General Motors’ Chief Executive was grilled by a string of lawyers on Tuesday about his company’s bid to sell its “good” parts into a new company and emerge from bankruptcy protection.
GM, whose June 1 filing for bankruptcy protection was the fourth-largest in U.S. history, is hoping to avoid a lengthy sale hearing that could drag out the process and postpone its emergence from Chapter 11. Last month, objections from a group of bondholders and others dragged out rival Chrysler LLC’s sale hearing for three days.
At a packed Manhattan courthouse Tuesday, GM CEO Fritz Henderson was questioned for around five hours by attorneys for the various parties challenging the sale, including bondholders, consumer groups and unions.
Despite U.S. Judge Robert Gerber’s urging for the attorneys to keep their arguments concise and to avoid redundancies among their questioning, the hearing dragged on as a parade of lawyers made their way up to the podium to question Henderson.
“I think people have forgot why we’re here and what we have to accomplish,” Gerber said sharply. “I’m not going to deny anybody due process, but I expect the questioning to be more focused.”
Gerber looked particularly annoyed when Henderson was questioned by an attorney from Florida who himself owned $5 million in GM bonds. The attorney spent much of his time searching for documents, at times asking opposing council to provide them, prompting Gerber to bury his head in his hands.
At the same time, Henderson wasn’t phased by his lengthy stay on the stand, answering questions quickly and directly for the most part, making eye contact with the attorneys.
When asked about the current condition of GM, Henderson testified that the automaker’s June sales were “slightly better than expected” excluding fleet sales, which he partly attributed to the company’s progress toward an exit from Chapter 11.
Under a government-backed deal, General Motors Corp. will sell most of its assets to a newly created company, 60 percent owned by the U.S. government. The Canadian government will get a 12.5 percent stake while the United Auto Workers union will take a 17.5 percent share to fund its health care obligations. Unsecured bondholders receive the remaining 10 percent.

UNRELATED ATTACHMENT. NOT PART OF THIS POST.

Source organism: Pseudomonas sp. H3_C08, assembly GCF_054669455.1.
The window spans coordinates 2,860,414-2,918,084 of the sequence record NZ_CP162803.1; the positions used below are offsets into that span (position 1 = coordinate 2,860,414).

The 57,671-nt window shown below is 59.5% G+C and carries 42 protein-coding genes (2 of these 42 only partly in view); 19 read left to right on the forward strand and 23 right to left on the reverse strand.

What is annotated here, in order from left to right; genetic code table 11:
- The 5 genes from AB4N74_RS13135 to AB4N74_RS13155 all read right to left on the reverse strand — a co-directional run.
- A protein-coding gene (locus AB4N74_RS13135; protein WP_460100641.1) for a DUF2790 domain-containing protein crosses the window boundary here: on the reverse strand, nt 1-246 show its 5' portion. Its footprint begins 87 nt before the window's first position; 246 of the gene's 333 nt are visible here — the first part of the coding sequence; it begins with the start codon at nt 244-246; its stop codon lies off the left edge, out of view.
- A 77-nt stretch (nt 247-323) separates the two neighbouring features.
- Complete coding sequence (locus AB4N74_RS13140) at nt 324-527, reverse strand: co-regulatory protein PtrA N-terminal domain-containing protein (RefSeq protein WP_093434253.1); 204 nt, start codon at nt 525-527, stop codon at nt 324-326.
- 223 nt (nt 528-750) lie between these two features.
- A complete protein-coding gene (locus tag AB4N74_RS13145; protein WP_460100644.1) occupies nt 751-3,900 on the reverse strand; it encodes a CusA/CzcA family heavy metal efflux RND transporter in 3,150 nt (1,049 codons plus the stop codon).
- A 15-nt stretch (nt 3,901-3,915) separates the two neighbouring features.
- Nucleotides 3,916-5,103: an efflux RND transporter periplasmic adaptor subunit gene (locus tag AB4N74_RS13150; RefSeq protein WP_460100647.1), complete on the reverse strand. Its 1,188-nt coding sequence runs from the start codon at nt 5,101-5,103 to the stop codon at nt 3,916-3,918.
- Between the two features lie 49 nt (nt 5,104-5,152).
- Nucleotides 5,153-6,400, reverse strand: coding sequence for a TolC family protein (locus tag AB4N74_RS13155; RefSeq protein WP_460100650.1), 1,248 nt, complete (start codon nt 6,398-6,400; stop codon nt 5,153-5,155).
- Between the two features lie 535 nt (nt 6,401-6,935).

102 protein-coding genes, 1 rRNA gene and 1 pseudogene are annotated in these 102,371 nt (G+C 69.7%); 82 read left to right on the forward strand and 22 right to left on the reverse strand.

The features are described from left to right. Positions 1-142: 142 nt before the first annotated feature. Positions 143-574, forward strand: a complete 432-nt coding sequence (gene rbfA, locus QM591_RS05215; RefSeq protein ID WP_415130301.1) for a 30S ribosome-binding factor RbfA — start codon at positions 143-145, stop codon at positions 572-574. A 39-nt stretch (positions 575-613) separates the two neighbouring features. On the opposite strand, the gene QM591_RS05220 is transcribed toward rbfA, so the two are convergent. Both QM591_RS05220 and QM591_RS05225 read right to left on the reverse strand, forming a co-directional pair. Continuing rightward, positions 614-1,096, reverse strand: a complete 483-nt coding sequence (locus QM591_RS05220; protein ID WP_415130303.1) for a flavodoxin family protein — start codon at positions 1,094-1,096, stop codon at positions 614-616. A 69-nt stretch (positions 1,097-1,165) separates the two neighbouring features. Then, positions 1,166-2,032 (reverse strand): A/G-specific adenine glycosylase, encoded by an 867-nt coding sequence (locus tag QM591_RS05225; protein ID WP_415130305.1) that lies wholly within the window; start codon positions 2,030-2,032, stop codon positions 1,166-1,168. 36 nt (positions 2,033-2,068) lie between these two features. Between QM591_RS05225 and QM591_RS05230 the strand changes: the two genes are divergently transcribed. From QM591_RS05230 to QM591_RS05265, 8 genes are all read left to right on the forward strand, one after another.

Existing GM shareholders are expected to be wiped out.
The remaining pieces of the company, including some closed plants, will become the “Old GM” and be liquidated.
GM hopes to emerge as a leaner company, less burdened by debt and labor costs as it faces a severe recession that has sapped car and truck sales. Automakers, which are due to report June U.S. sales on Wednesday, have seen sales fall 37 percent over the first five months of the year.
Lawyers, media and other spectators, along with a handful of people who claim they were injured as a result of allegedly defective GM vehicles, gathered outside the U.S. Bankruptcy Court for the Southern District of New York hours before the hearing’s scheduled start Tuesday in a line that wrapped around the building.
Consumer groups and several individuals with product-related liability claims against the company are objecting to the sale because people with pending product-related liability claims against GM will be forced to seek compensation from “Old GM,” the collection of mostly unprofitable assets leftover from the sale where there will likely be nothing left to pay their claims.
Early on in the hearing, Mark Salzberg, an attorney for a group of bondholders, questioned why GM would opt for a sale plan instead of a restructuring plan, charging that the automaker took that route to make it harder for its creditors to negotiate with the company.
But Harvey Miller, an attorney from GM, questioned the validity of the bondholder group’s challenge, noting that it only has three members, one of which bought his bonds for just 2 cents on the dollar, while the other two spent no more than 20 cents on the dollar for theirs.
Besides the bondholders, a trio of labor unions who claim that their retirees stand to lose health care benefits are also trying to block the sale. Unlike the UAW, which brokered a deal for a stake in the company, those unions say they won’t have anything to pay for retiree health care.
Henderson testified that retiree benefits for the three unions cost GM about $26 million a month.